The technique was developed in 2009 by American Water Chemicals in combination with PED® (Prismatic Elemental Delineation) as part of the membrane autopsy process.

Membrane Autopsy – Optical Microscopy

Live mounts are performed directly on the foulant to identify the types of microorganisms present and to differentiate between biological fouling due to bacteria, fungae or algae.  Gram staining tests are performed on cultures grown from samples of the foulant. The samples are flame dried, stained and analyzed under an optical microscope to determine if bacteria are Gram-positive or Gram-negative. Gram-negative bacteria have an outer membrane that makes them more resistant to detergents and biocides.

Membrane Autopsy – Biological Activity Reaction Test (BART)

A biological activity reaction test, or BART, is an effective method for monitoring the population size and activity of specific groups of bacteria. A BART test usually takes 2 to 8 days of incubation at room temperature. The BART bio-detector takes advantage of microorganisms individual interests to reveal their identity and population. Different microorganisms like to grow at different heights in a column of water to which nutrients are added. Aerobic organisms grow around the ball and anaerobic organisms will grow deep down in the water column. Results are determined by noting the rate of change of color of the test as microorganisms at the bottom of the water column consume the nutrients. Different organisms are encouraged to grow with different nutrients on the bottom of the tube.

Iron related bacteria (IRB), slime forming bacteria, sulfate reducing bacteria (SRB), heterotrophic aerobic bacteria (HAB), and denitrifying bacteria tests are performed. When the BART tests are performed on biofilm rather than water samples, the population counts are only used comparatively to determine the most dominant types of bacteria.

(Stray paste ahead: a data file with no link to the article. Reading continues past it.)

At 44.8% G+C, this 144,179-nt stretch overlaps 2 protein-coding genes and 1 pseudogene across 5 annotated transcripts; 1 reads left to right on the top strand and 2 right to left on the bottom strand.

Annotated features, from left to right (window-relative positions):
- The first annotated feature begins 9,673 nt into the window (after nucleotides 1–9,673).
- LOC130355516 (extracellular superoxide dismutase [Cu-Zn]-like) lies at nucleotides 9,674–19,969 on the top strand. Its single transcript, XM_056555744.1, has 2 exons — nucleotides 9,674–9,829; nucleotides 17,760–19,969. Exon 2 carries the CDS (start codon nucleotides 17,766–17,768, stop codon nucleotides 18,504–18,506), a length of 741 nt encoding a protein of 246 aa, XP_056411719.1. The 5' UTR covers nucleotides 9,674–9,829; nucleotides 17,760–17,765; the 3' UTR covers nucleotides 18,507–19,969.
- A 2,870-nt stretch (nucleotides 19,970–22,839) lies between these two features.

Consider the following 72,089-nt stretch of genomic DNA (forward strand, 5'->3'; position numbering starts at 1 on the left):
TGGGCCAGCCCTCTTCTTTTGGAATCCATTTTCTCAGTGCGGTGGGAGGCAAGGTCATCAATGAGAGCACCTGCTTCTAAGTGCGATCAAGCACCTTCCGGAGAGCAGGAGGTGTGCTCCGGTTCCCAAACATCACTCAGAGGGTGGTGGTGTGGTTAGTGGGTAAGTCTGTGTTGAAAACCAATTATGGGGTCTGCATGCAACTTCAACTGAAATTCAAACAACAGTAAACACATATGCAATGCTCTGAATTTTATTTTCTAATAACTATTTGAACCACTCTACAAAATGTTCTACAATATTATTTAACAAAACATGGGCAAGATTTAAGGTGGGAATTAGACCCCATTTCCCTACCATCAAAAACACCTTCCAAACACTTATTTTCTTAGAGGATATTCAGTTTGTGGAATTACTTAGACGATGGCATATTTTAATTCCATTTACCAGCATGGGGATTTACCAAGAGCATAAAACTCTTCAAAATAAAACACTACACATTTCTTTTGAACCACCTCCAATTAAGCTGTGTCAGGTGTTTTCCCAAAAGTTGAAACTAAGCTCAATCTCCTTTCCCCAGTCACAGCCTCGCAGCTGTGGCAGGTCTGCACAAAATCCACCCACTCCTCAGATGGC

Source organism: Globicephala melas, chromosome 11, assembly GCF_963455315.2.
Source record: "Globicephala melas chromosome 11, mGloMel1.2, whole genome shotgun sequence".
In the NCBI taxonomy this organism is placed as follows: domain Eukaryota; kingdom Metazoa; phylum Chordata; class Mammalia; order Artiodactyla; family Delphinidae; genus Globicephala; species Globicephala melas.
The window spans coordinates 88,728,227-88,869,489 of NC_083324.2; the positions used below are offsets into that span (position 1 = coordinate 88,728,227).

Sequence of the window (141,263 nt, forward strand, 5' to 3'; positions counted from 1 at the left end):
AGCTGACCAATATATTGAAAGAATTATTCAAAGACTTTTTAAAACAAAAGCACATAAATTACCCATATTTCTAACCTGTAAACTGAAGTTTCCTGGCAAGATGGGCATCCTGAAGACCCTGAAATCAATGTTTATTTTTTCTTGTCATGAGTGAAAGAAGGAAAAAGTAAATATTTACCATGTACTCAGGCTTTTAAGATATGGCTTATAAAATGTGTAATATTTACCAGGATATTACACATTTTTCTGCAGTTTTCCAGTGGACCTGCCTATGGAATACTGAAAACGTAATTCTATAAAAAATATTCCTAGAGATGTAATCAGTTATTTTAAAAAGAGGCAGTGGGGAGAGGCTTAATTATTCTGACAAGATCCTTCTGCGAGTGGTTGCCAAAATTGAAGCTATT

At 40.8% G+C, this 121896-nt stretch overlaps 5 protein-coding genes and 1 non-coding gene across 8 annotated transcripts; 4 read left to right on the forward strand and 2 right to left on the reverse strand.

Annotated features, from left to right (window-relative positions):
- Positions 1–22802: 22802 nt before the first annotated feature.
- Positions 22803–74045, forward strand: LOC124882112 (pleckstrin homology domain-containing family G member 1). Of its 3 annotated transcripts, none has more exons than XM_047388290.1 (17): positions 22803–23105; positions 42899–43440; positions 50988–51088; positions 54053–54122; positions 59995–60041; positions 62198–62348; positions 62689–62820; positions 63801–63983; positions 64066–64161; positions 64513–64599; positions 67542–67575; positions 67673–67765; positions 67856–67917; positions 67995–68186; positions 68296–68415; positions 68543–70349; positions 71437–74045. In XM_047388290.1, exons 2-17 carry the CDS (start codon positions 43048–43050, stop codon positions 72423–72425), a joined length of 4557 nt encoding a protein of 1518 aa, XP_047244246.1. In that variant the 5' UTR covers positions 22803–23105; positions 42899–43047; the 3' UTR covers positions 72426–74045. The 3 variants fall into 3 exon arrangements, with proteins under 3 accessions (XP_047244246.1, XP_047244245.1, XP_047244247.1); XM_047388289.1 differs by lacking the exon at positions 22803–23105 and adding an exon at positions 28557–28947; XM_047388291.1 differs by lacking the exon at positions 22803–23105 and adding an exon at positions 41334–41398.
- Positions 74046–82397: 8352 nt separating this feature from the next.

Membrane Autopsy –XRD: X-Ray Diffraction

X-Ray Diffraction (XRD) analysis is a technique used to characterize crystallographic structure, and grain size of a sample. The unknown material can be identified by comparing its crystal structure to that of an established data base. XRD can also be used to identify the presence of multiple phases where different crystalline compounds coexist.

X-ray diffraction techniques are non-destructive analytical techniques which reveal information about the crystal structure, chemical composition, and physical properties of materials and thin films. These techniques are based on observing the intensity of an X-ray beam hitting a sample as a function of incident and scattered angle, polarization, and wavelength or energy. X-ray scattering is different from X-ray diffraction.

Membrane Autopsy – FTIR: Fourier Transform Infrared Spectrometer

In the membrane autopsy process, the FTIR is a powerful tool for identifying types of chemical bonds (functional groups).  The wavelength of light absorbed is characteristic to the chemical bond.  The tested material can be identified by comparing its spectrum to the spectra of documented compounds in the database.

Fourier transform infrared spectroscopy (FTIR) is used to obtain an infrared spectrum of absorption, emission, photo-conductivity scattering of a solid, liquid or gas. An FTIR spectrometer simultaneously collects spectral data in a wide spectral range.